The Irish chef who opened the original kitchen was a nice person, lured to Estonia by the bar’s owner under slightly false pretenses. False pretenses in that he was guaranteed the finest staff in Estonia. And perhaps they were, but he had to teach them how to slice bread. The menu he offered was excellent, the stories of training his staff hilarious. He once said that they had never heard the concept of using gloves in the kitchen for sanitary purposes. They acquiesced, only to wear the glove on the hand holding the knife, not the one holding the meat. When he eventually had a falling out with the owner, he skipped town of course, and Wilde continued for years until it was sold, sold again, and then bankrupt, a victim to the economy.

But for a long while Wilde was the place to go for foreigners, the intelligentsia, and anyone who could afford the extra two kroons for a beer. Every night the place was packed, and in warm weather the veranda was stuffed with patrons wondering how they could get a hold of the beautiful house across the street (which is still empty by the way—the owner really missed his boat!). The rum and colas began to consistently boast a certain meaty flavor, with many a waitress thinking us crazy for complaining. In the end, we discovered that the meat knife had been used to slice the lemons.

The café downstairs was every rich grandma’s dream come true, and their signature Grandma’s Cake was truly all it was cracked up to be. It’s still on the menu today, but I don’t know if it’s the same treat. The bar has now had four different owners in almost as many years, and finally got a long-needed facelift. It’s slightly recognizable as its former self.

Wilde has reopened its doors under new management, but it is no longer called Wilde. Its new name is Vilde. W became V to save money on the engraving. Actually it’s Eduard Vilde lokaal ja kohvik (Edward Wilde Lounge and Café). Vilde is a comfortable place to get a relatively quiet drink or dinner. The premises are fairly large and spacious, and the almighty, elite Saksa Kamber (German Chamber—a room where the cream of the kraut could gather and discuss intelligent topics, such as cheap brandy) now has a hunting theme. The head of a dead animal is mounted on the wall, a trophy demonstrating the superior manliness of some guy with a gun. If you see antlers, only manly men may enter. Oh, and the door bears the seal of the Rotary Club—apparently philanthropic hunters.

Vilde’s head chef is the elusive Romanian whom I have mentioned in previous reviews. Having heard amazing things from numerous sources, Mrs. Mingus and I decided to take our fathers over the holidays to give him a try. I called in advance to ask if he was in fact cooking that night, and the man on the phone replied, “Yes, he’s here.” When we walked through the door, we were greeted by Kristjan, an old Wilde acquaintance.

When Wilde was still less than a year old, Kristjan did something he really shouldn’t have. Really shouldn’t have. Mrs. Mingus and I demanded an apology; he scoffed, so I poked him in the chest as a threat directly in front of a security camera, fully knowing the Irish owner—extremely careful about the public behavior of the staff—would see it. Kristjan has never retaliated, although he’s given us dirty looks over the years. He’s a good waiter, but I wouldn’t trust him to handle our food for fear he might spit in it. So we decided to cook our own dinner in Vilde.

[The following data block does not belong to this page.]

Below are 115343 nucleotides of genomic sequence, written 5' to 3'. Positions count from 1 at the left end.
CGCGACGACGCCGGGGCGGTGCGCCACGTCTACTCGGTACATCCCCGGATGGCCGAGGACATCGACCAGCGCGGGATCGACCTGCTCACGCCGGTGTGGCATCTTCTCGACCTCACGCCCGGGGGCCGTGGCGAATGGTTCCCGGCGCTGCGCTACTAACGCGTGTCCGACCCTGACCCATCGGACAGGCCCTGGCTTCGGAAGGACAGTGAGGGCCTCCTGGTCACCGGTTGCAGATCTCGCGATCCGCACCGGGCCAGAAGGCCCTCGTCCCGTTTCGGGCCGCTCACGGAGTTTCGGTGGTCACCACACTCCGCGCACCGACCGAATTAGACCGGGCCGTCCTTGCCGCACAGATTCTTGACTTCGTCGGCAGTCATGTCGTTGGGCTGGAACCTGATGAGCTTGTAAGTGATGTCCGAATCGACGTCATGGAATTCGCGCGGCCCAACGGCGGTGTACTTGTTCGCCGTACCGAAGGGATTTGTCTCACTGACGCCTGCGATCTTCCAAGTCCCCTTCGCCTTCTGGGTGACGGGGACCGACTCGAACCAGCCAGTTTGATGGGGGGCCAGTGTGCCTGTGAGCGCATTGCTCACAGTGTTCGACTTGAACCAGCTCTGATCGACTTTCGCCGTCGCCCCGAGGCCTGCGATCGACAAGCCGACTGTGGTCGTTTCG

The most expensive item on the menu is the Grilling Stone with Choice of Meat for a Party of Four. Or maybe party of two. The on-line menu says both in different places. But at three hundred sixty kroons, it’s at least five kroons cheaper per person than ordering individually. And it is definitely worth it. While technically I still haven’t tried the Romanian’s cooking (but he was there, sitting at a table next to us with his family), the marinades and choices were still his, even if he physically may have had nothing to do with the dinner.

Creating a menu is a tricky endeavor. What cuts do you serve, and of what meats? Do you cut it properly? Marinade? Spices and flavor combinations? What accompanies your dish? While Mrs. Mingus handled most of the grilling, it was presented in a foolproof manner. Anyone could cook it. Who can take credit for this meal? Well, still the restaurant. But here’s my opinion: this was one of the best three meals I’ve had in Estonia, although I can’t immediately recall what the other two were.

A grilling stone was served by our waitress, who apparently was appointed by Kristjan. “Hi, I’m Krista, Kristiina’s replacement. This stone is heated to three hundred degrees, and if it gets cold, just ask and we’ll bring out a new one. But make sure you don’t touch it with anything but metal utensils.” She then served trays of food, one with thinly sliced cuts of beef, Frenched lamb cutlets and salmon filets. The veggie platter consisted of red onions and bell peppers, mushrooms and eggplant. Another platter was an absolutely fabulous potato casserole, and three dip sauces.